In an attempt to improve central Ogden neighborhoods, the city is accepting applications from would-be homeowners who are eligible to receive a house from the city.
Two more homesteads are up for grabs: one at 2532 Quincy Ave. and one at 328 33rd Street. Interested people must attend the open houses on Saturday, March 23, and Monday, March 25, before submitting an application. Two lucky homeowners will be announced at a drawing during a City Council meeting April 4.The city was given seven houses by the federal government, which acquired the houses through foreclosures. The homesteads will be given to low- and moderate-income families who do not now own a home. They must agree to fix up the home and live in it for at least five years.
Paul Glauser, manager of the Neighborhood Development Division, is in charge of getting money out to people in the central Ogden area in an attempt to improve the attractiveness of older neighborhoods.
Two houses have already been given to qualified applicants. Glauser said 64 people applied for one of those homesteads and 36 applied for the other. "It's really a luck of the draw," he said.
Those who are lucky enough to get a homestead can then get a loan of up to $33,000 to make repairs on the house, Glauser said. After five years, a check is made on improvements. If all is OK, the homeowners own their homestead.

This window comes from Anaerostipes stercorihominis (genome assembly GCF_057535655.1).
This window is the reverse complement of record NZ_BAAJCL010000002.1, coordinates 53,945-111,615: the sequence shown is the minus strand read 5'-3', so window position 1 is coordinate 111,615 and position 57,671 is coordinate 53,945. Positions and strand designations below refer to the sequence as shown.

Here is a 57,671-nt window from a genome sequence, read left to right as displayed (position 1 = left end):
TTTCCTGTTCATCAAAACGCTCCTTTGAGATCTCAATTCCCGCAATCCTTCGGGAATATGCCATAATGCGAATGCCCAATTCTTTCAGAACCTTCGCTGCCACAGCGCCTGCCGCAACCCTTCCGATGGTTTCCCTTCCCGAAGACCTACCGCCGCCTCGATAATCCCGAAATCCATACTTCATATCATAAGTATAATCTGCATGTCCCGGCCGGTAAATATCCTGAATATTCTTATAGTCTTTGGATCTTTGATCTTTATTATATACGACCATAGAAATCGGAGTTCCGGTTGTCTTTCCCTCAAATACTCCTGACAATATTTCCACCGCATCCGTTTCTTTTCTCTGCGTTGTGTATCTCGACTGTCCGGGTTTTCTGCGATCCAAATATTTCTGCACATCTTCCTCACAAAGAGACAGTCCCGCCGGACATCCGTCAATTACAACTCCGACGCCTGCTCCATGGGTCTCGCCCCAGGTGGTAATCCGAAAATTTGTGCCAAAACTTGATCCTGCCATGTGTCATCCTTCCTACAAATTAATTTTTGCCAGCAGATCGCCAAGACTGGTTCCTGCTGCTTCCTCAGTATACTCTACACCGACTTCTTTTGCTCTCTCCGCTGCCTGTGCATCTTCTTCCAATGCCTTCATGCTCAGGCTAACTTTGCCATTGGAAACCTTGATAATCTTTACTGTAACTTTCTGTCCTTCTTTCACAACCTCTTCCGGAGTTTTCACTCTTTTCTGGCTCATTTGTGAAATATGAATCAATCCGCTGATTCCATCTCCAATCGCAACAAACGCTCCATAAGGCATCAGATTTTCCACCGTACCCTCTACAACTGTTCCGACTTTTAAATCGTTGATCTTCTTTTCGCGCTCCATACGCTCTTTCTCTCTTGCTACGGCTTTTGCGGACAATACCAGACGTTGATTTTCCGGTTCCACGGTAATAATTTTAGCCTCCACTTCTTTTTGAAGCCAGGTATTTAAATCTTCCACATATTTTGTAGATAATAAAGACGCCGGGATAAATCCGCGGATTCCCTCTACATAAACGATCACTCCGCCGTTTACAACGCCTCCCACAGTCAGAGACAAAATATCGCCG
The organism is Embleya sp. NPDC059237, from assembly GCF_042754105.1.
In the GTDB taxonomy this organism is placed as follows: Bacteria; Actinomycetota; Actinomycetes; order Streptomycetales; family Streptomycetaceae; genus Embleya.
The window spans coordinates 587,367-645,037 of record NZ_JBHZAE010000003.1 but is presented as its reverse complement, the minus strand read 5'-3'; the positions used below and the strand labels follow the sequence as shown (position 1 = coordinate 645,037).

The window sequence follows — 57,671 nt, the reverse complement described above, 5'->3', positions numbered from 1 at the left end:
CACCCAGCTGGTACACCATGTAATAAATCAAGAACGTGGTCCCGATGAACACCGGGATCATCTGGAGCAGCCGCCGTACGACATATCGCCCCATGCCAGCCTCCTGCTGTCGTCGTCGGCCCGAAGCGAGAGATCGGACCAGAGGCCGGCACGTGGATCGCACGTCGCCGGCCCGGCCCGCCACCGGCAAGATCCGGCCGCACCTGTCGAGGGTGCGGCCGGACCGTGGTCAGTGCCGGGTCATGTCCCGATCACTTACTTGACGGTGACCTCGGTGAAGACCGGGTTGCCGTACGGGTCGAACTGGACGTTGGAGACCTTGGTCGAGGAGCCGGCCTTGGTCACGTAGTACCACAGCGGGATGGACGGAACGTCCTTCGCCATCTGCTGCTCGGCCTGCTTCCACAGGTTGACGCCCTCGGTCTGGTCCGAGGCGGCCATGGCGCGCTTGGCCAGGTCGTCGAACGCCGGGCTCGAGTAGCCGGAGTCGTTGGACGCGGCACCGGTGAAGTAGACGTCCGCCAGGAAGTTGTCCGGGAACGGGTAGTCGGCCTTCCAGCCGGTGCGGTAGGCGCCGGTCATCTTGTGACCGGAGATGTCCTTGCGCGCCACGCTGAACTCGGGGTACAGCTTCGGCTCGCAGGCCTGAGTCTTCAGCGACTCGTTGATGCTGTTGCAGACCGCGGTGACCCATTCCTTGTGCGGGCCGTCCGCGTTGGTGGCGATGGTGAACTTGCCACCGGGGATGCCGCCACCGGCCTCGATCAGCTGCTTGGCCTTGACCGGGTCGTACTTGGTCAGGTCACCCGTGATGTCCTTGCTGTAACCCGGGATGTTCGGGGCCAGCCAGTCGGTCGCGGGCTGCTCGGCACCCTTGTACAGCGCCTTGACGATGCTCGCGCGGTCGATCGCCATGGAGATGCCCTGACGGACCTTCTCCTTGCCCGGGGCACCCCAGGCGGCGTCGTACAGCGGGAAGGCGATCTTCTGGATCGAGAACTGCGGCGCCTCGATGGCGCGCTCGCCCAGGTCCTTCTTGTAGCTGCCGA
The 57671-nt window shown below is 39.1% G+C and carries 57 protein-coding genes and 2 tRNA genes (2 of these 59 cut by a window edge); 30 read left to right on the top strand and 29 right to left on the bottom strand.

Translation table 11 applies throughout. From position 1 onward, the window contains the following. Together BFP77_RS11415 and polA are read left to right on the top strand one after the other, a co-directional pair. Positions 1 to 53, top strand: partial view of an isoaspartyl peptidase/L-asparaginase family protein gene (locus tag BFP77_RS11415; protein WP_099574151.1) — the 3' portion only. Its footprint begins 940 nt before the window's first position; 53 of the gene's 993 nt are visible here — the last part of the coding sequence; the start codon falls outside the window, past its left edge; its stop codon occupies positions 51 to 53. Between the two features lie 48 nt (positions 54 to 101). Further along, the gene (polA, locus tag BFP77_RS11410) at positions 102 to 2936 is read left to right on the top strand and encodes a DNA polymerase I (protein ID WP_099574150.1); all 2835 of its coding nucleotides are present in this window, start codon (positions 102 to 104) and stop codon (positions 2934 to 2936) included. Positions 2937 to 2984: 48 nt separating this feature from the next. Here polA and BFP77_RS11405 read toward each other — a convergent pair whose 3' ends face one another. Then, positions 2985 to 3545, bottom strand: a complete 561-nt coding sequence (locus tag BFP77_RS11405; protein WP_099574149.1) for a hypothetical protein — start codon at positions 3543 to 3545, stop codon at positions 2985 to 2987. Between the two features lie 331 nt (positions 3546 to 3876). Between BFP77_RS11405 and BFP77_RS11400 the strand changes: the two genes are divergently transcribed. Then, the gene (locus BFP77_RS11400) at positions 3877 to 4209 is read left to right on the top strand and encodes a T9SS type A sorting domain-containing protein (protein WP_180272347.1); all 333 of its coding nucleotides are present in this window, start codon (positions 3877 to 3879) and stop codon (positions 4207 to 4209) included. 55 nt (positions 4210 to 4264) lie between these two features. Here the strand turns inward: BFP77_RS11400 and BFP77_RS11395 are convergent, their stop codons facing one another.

Glauser manages three neighborhood programs: the homestead; giving people $2,000 to buy a house; and lending homeowners up to $15,000 to improve a home.
Glauser said the city has about $250,000 to help rehabilitate Central Ogden neighborhoods.
"We're funded better now than ever before. In the coming (fiscal) year, the (financial) picture is even better."
Glauser said the city is trying to entice people to buy homes in older neighborhoods by loaning them $2,000 to help buy a house. The money can be used as a down payment, closing costs or for repairs.
The program is called "Own In Ogden," and Glauser said the money doesn't have to be paid back to the city if the homeowner lives in the house for five years.
"The beauty of this program is that the pride of ownership is working," he said. "We're trying to get stability back into the neighborhoods."
Since the program began in 1988, Glauser said that about 150 people have taken advantage of the $2,000 offer.
For low- and moderate-income families who already own a home, Glauser said another program is available to remodel and make needed repairs in older houses.
Glauser said that homeowners can borrow up to $15,000, which can be used to correct "life safety" repairs like plumbing, wiring and roofs. He said the loan can also be used to remodel homes or do outdoor repairs like installing sprinklers, sidewalks and driveways.
"If they rent it out, or sell to an absentee landlord, repayment is due immediately," explained Glauser.
The manager also takes pride in a neighborhood project called the "Rainbow Pocket," where money is targeted for neighborhood improvements.
Money goes out to homeowners in a rundown neighborhood in an attempt to make the area more attractive. Glauser said the money is used in those pocket areas for street repairs, painting house exteriors or asphalting privately owned alleys.
"Hopefully, we're upgrading neighborhoods," he said.
Glauser said he is proud of the accomplishments the city has made in improving neighborhoods, while giving low-income and moderate-income families a chance to own their own homes and do needed repairs.